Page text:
Call To Die

Then [Jesus] said to them all, "If anyone wants to come with Me, he must deny himself, take up his cross daily, and follow Me. For whoever wants to save his life will lose it, but whoever loses his life because of Me will save it. (Luke 9:23-24, HCSB)

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Follower of Christ, husband of Abby, member of Kosmosdale Baptist Church, and tutor/staff member at Sayers Classical Academy.

Thursday, January 17, 2013

The Subject of Scripture

It has already been asserted on this blog that the great purpose of all the Holy Bible is salvation: to proclaim the message of reconciliation to God through Jesus Christ.

As my brother-in-law once pointed out in a comment on this blog, the great themes of the Holy Bible are Creation, Fall, Redemption, and Consummation.

In this post, I wish to assert that the great subject of the Holy Bible is the Lord Jesus Christ, the Son of God and Son of Man.

Jesus Himself makes this point in a couple of crucial passages. When confronting the religious people of His day, as recorded in the Gospel of John chapter 5, verse 39, Jesus boldly asserted:

"You search the Scriptures because you think that in them you have eternal life; it is these that testify about Me; (NASB)

By this, Jesus identifies Himself with the message of eternal life, which the people of the time (influenced by the teachings of the religious sect of the Pharisees) recognized as the main purpose of the Scriptures.

After His resurrection, Jesus revealed Himself to His disciples and explained His ministry- particularly His death on the Cross, which so distressed His followers- as recorded in the Gospel of Luke chapter 24, verse 27:

Then beginning with Moses and with all the prophets, He explained to them the things concerning Himself in all the Scriptures. (NASB)

It is important here to note that this verse declares that Jesus used "all the Scriptures" to graciously explain Himself.

It is true that the message of the person and work of Jesus Christ our Lord is much more clear in some passages than in others. In some passages, such as the genealogies of the Old Testament, it is very hard to see the connection with Christ, but we are given direct teaching concerning how at least a portion of these genealogies relate to faith in Christ in the Gospel of Matthew chapter 1 and in the Gospel of Luke chapter 3.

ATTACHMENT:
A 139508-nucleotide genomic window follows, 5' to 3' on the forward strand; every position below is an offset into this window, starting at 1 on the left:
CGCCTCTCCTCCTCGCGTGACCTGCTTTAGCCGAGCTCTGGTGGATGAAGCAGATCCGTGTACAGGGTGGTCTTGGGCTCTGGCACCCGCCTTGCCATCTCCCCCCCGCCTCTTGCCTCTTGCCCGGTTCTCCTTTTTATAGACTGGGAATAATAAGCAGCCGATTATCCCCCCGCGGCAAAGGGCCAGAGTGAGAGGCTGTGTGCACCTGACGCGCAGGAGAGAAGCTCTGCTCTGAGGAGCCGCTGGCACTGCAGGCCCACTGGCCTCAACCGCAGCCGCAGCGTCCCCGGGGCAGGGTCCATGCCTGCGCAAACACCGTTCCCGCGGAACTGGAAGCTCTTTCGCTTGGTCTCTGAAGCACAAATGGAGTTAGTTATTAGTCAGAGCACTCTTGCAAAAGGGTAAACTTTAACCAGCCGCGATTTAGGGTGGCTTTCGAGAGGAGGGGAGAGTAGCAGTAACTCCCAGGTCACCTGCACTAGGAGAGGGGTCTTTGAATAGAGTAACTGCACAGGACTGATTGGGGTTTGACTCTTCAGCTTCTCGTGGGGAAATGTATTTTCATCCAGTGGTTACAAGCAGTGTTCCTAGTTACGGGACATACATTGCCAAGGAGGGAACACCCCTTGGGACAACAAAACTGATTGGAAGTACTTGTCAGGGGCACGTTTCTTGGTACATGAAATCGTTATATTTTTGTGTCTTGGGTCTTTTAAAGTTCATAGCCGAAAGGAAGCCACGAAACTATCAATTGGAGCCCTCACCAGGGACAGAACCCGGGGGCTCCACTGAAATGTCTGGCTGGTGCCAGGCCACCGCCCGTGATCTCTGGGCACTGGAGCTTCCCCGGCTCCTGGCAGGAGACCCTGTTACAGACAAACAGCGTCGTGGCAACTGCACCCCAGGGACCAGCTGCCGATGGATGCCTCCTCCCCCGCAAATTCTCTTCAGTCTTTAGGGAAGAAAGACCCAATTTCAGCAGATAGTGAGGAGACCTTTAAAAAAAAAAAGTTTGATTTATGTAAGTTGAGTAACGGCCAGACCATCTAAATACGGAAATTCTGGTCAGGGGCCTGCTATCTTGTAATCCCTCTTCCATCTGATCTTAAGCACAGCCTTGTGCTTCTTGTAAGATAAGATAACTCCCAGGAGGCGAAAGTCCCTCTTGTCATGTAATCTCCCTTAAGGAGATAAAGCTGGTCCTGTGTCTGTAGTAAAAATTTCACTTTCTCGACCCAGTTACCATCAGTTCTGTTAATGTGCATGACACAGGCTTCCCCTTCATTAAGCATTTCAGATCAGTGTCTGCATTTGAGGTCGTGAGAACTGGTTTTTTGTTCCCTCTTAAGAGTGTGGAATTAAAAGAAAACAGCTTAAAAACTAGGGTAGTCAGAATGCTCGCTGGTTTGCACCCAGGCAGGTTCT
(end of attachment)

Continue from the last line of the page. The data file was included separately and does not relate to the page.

Other passages such as those spelling out the details of the Mosaic Law may be hard for us to understand in relationship to Jesus at first, but we are given direct teaching by Jesus and His apostles on how the whole of the Law relates to the person and work of Jesus in passages such as the Gospel of Matthew chapter 5, verse 17, in which Jesus proclaims Himself to be the fulfillment of the Law, and Paul's letter to the Galatians chapter 3, verse 13, in which the Apostle declares that Jesus has redeemed us from the curse of the Law, which we deserved for our sins; Jesus, by His death on the Cross, took on the punishment that we were due. Also in Galatians chapter 3, verse 24, the Apostle teaches that the Law is our schoolmaster, convicting us of sin and driving us to cry out for salvation through trust in Jesus Christ alone.

Finally, it is important to note that all of the moral and ethical teachings of the Holy Bible are based in the person and work of Jesus Christ. To give two brief examples: in First Peter chapter two, after Peter gives teaching on how servants should be submissive to their masters, he directly links the obedience of servants to the obedience that Jesus practiced in regards to governmental authorities; also, after the Apostle Paul gives teaching on the responsibilities of husbands and wives in marriage, he points directly to Jesus, stating,

This mystery is profound, but I am talking about Christ and the church. (Ephesians 5:32 NASB)

[This article is edited from a blogpost originally published on 7/5/05.]

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